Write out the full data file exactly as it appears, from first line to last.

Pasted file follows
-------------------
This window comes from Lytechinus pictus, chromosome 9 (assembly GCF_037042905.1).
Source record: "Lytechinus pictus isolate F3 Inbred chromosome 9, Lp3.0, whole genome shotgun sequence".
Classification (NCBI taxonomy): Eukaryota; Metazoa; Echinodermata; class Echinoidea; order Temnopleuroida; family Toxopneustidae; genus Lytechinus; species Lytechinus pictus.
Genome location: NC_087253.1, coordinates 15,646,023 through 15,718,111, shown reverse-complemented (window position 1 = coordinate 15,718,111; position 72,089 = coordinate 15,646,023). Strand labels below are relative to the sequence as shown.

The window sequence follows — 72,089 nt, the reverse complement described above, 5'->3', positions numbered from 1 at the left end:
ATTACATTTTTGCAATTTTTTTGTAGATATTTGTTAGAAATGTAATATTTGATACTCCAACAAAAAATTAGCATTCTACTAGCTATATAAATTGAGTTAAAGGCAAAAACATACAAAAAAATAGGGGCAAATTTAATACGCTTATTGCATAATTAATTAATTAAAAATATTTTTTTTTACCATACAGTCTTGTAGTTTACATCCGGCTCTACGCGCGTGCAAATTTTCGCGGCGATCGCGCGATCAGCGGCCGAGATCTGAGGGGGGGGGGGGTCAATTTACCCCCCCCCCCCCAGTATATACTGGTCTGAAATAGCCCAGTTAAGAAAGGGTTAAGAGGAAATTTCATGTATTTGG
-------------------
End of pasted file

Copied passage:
This window comes from Lytechinus pictus, chromosome 9 (assembly GCF_037042905.1).
Source record: "Lytechinus pictus isolate F3 Inbred chromosome 9, Lp3.0, whole genome shotgun sequence".
Classification (NCBI taxonomy): Eukaryota; Metazoa; Echinodermata; class Echinoidea; order Temnopleuroida; family Toxopneustidae; genus Lytechinus; species Lytechinus pictus.
Genome location: NC_087253.1, coordinates 15,646,023 through 15,718,111, shown reverse-complemented (window position 1 = coordinate 15,718,111; position 72,089 = coordinate 15,646,023). Strand labels below are relative to the sequence as shown.

The window sequence follows — 72,089 nt, the reverse complement described above, 5'->3', positions numbered from 1 at the left end:
ATTACATTTTTGCAATTTTTTTGTAGATATTTGTTAGAAATGTAATATTTGATACTCCAACAAAAAATTAGCATTCTACTAGCTATATAAATTGAGTTAAAGGCAAAAACATACAAAAAAATAGGGGCAAATTTAATACGCTTATTGCATAATTAATTAATTAAAAATATTTTTTTTTACCATACAGTCTTGTAGTTTACATCCGGCTCTACGCGCGTGCAAATTTTCGCGGCGATCGCGCGATCAGCGGCCGAGATCTGAGGGGGGGGGGGGTCAATTTACCCCCCCCCCCCCAGTATATACTGGTCTGAAATAGCCCAGTTAAGAAAGGGTTAAGAGGAAATTTCATGTATTTGG